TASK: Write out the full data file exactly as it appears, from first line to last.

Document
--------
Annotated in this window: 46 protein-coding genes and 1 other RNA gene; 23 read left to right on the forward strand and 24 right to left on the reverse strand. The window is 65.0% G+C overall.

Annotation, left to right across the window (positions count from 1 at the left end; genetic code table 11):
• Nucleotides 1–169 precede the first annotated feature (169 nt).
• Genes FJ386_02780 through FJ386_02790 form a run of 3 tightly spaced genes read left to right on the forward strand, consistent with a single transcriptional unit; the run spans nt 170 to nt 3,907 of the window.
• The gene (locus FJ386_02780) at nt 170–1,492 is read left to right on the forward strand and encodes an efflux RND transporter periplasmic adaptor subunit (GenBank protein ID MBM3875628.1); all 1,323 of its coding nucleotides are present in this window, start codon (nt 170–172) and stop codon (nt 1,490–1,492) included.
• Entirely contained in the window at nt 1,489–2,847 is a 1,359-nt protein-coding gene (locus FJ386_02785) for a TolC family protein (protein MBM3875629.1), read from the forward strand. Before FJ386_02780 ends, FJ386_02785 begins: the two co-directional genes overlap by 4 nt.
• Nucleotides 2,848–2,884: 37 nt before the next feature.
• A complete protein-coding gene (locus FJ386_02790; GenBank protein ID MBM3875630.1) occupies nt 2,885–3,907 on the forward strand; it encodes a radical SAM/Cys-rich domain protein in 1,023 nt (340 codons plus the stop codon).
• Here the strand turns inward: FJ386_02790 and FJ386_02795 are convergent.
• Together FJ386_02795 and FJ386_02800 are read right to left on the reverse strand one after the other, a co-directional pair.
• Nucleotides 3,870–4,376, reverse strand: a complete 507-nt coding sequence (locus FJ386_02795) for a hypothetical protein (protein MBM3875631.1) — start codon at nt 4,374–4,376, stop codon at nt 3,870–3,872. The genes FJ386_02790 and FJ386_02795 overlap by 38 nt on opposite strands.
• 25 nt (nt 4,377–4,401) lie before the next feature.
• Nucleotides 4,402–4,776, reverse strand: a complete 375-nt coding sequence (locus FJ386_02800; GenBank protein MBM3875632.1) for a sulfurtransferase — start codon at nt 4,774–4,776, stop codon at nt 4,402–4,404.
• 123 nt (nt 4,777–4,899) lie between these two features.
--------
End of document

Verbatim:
Annotated in this window: 46 protein-coding genes and 1 other RNA gene; 23 read left to right on the forward strand and 24 right to left on the reverse strand. The window is 65.0% G+C overall.

Annotation, left to right across the window (positions count from 1 at the left end; genetic code table 11):
• Nucleotides 1–169 precede the first annotated feature (169 nt).
• Genes FJ386_02780 through FJ386_02790 form a run of 3 tightly spaced genes read left to right on the forward strand, consistent with a single transcriptional unit; the run spans nt 170 to nt 3,907 of the window.
• The gene (locus FJ386_02780) at nt 170–1,492 is read left to right on the forward strand and encodes an efflux RND transporter periplasmic adaptor subunit (GenBank protein ID MBM3875628.1); all 1,323 of its coding nucleotides are present in this window, start codon (nt 170–172) and stop codon (nt 1,490–1,492) included.
• Entirely contained in the window at nt 1,489–2,847 is a 1,359-nt protein-coding gene (locus FJ386_02785) for a TolC family protein (protein MBM3875629.1), read from the forward strand. Before FJ386_02780 ends, FJ386_02785 begins: the two co-directional genes overlap by 4 nt.
• Nucleotides 2,848–2,884: 37 nt before the next feature.
• A complete protein-coding gene (locus FJ386_02790; GenBank protein ID MBM3875630.1) occupies nt 2,885–3,907 on the forward strand; it encodes a radical SAM/Cys-rich domain protein in 1,023 nt (340 codons plus the stop codon).
• Here the strand turns inward: FJ386_02790 and FJ386_02795 are convergent.
• Together FJ386_02795 and FJ386_02800 are read right to left on the reverse strand one after the other, a co-directional pair.
• Nucleotides 3,870–4,376, reverse strand: a complete 507-nt coding sequence (locus FJ386_02795) for a hypothetical protein (protein MBM3875631.1) — start codon at nt 4,374–4,376, stop codon at nt 3,870–3,872. The genes FJ386_02790 and FJ386_02795 overlap by 38 nt on opposite strands.
• 25 nt (nt 4,377–4,401) lie before the next feature.
• Nucleotides 4,402–4,776, reverse strand: a complete 375-nt coding sequence (locus FJ386_02800; GenBank protein MBM3875632.1) for a sulfurtransferase — start codon at nt 4,774–4,776, stop codon at nt 4,402–4,404.
• 123 nt (nt 4,777–4,899) lie between these two features.